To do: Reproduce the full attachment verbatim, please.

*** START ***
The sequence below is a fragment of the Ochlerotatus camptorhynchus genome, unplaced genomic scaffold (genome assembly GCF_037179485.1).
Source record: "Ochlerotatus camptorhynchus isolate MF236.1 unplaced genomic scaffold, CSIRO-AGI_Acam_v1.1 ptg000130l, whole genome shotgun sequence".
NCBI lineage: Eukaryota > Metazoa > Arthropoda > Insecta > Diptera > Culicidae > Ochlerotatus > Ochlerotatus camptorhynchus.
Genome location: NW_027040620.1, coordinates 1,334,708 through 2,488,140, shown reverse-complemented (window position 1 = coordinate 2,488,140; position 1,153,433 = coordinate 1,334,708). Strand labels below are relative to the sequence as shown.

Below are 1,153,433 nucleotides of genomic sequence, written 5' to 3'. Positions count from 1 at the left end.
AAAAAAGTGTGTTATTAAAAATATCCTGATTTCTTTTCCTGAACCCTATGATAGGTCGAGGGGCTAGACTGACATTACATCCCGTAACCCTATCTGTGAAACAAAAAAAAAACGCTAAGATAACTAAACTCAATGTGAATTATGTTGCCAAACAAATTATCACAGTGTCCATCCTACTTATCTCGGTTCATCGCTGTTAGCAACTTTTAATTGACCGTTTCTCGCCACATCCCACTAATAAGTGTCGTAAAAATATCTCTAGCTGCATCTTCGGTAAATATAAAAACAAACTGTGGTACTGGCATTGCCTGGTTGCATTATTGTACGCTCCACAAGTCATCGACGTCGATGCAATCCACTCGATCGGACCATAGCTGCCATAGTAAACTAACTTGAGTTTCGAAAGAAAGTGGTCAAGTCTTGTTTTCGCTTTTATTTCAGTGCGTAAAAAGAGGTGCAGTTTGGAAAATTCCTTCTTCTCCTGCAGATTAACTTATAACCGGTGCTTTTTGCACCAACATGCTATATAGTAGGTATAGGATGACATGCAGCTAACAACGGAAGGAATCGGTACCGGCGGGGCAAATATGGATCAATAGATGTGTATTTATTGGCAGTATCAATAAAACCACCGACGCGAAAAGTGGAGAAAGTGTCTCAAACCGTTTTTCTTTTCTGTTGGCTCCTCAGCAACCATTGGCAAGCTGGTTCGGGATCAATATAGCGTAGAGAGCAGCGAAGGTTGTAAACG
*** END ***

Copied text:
The sequence below is a fragment of the Ochlerotatus camptorhynchus genome, unplaced genomic scaffold (genome assembly GCF_037179485.1).
Source record: "Ochlerotatus camptorhynchus isolate MF236.1 unplaced genomic scaffold, CSIRO-AGI_Acam_v1.1 ptg000130l, whole genome shotgun sequence".
NCBI lineage: Eukaryota > Metazoa > Arthropoda > Insecta > Diptera > Culicidae > Ochlerotatus > Ochlerotatus camptorhynchus.
Genome location: NW_027040620.1, coordinates 1,334,708 through 2,488,140, shown reverse-complemented (window position 1 = coordinate 2,488,140; position 1,153,433 = coordinate 1,334,708). Strand labels below are relative to the sequence as shown.

Below are 1,153,433 nucleotides of genomic sequence, written 5' to 3'. Positions count from 1 at the left end.
AAAAAAGTGTGTTATTAAAAATATCCTGATTTCTTTTCCTGAACCCTATGATAGGTCGAGGGGCTAGACTGACATTACATCCCGTAACCCTATCTGTGAAACAAAAAAAAAACGCTAAGATAACTAAACTCAATGTGAATTATGTTGCCAAACAAATTATCACAGTGTCCATCCTACTTATCTCGGTTCATCGCTGTTAGCAACTTTTAATTGACCGTTTCTCGCCACATCCCACTAATAAGTGTCGTAAAAATATCTCTAGCTGCATCTTCGGTAAATATAAAAACAAACTGTGGTACTGGCATTGCCTGGTTGCATTATTGTACGCTCCACAAGTCATCGACGTCGATGCAATCCACTCGATCGGACCATAGCTGCCATAGTAAACTAACTTGAGTTTCGAAAGAAAGTGGTCAAGTCTTGTTTTCGCTTTTATTTCAGTGCGTAAAAAGAGGTGCAGTTTGGAAAATTCCTTCTTCTCCTGCAGATTAACTTATAACCGGTGCTTTTTGCACCAACATGCTATATAGTAGGTATAGGATGACATGCAGCTAACAACGGAAGGAATCGGTACCGGCGGGGCAAATATGGATCAATAGATGTGTATTTATTGGCAGTATCAATAAAACCACCGACGCGAAAAGTGGAGAAAGTGTCTCAAACCGTTTTTCTTTTCTGTTGGCTCCTCAGCAACCATTGGCAAGCTGGTTCGGGATCAATATAGCGTAGAGAGCAGCGAAGGTTGTAAACG